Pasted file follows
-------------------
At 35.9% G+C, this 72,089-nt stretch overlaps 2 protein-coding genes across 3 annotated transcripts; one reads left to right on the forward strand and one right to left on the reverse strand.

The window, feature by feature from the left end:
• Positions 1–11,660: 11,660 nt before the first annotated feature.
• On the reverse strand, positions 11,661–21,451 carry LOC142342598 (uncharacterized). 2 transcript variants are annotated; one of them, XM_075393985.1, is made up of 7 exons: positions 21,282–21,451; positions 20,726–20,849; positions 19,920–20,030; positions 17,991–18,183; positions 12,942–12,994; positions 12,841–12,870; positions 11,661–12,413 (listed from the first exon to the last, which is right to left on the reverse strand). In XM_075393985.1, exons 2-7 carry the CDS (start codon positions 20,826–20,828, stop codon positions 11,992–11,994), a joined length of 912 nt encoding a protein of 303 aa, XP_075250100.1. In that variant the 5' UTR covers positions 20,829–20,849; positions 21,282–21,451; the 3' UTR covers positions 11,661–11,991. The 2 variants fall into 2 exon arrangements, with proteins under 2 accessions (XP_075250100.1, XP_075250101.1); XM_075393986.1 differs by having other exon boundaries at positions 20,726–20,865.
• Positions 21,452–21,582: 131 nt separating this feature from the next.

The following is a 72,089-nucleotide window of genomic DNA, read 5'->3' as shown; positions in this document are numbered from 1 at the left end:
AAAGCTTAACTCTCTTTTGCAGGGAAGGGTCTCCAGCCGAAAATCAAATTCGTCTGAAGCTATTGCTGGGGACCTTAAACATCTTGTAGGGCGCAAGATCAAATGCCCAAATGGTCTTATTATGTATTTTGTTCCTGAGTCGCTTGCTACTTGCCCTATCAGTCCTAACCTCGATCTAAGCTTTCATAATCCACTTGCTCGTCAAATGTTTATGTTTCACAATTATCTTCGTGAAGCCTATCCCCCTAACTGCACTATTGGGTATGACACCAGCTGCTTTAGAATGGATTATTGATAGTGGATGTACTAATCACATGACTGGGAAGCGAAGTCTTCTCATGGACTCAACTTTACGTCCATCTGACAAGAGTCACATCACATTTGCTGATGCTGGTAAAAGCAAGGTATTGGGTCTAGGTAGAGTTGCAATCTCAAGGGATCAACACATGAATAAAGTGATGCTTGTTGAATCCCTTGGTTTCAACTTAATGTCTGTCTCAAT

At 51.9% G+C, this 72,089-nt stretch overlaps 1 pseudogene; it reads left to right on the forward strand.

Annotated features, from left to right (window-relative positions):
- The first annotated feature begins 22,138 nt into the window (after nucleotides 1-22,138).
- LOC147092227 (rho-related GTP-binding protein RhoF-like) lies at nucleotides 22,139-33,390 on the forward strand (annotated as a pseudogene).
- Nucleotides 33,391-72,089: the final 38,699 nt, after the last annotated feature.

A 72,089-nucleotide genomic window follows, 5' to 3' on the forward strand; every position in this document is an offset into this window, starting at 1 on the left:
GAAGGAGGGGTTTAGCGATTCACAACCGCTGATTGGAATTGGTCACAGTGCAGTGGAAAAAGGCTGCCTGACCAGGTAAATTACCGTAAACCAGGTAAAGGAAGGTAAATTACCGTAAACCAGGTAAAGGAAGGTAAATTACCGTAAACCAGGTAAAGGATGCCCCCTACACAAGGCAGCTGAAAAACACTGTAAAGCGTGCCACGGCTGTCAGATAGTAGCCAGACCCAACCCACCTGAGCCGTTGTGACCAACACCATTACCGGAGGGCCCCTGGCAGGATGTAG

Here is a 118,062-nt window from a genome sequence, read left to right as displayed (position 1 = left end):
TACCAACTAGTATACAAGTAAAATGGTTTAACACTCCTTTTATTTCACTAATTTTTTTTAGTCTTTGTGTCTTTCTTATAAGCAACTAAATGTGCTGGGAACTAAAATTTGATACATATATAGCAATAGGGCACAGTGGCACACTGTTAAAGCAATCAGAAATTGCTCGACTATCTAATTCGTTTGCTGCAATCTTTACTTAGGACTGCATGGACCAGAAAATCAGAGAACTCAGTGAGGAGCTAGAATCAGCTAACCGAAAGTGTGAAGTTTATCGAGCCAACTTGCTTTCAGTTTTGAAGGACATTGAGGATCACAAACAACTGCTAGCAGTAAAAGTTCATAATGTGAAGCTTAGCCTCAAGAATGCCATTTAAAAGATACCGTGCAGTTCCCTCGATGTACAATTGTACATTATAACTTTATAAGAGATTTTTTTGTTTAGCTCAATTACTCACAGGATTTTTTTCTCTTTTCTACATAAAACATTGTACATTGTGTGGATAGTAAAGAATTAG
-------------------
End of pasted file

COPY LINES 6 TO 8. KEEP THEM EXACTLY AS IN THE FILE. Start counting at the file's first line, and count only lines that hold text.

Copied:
The following is a 72,089-nucleotide window of genomic DNA, read 5'->3' as shown; positions in this document are numbered from 1 at the left end:
AAAGCTTAACTCTCTTTTGCAGGGAAGGGTCTCCAGCCGAAAATCAAATTCGTCTGAAGCTATTGCTGGGGACCTTAAACATCTTGTAGGGCGCAAGATCAAATGCCCAAATGGTCTTATTATGTATTTTGTTCCTGAGTCGCTTGCTACTTGCCCTATCAGTCCTAACCTCGATCTAAGCTTTCATAATCCACTTGCTCGTCAAATGTTTATGTTTCACAATTATCTTCGTGAAGCCTATCCCCCTAACTGCACTATTGGGTATGACACCAGCTGCTTTAGAATGGATTATTGATAGTGGATGTACTAATCACATGACTGGGAAGCGAAGTCTTCTCATGGACTCAACTTTACGTCCATCTGACAAGAGTCACATCACATTTGCTGATGCTGGTAAAAGCAAGGTATTGGGTCTAGGTAGAGTTGCAATCTCAAGGGATCAACACATGAATAAAGTGATGCTTGTTGAATCCCTTGGTTTCAACTTAATGTCTGTCTCAAT

At 51.9% G+C, this 72,089-nt stretch overlaps 1 pseudogene; it reads left to right on the forward strand.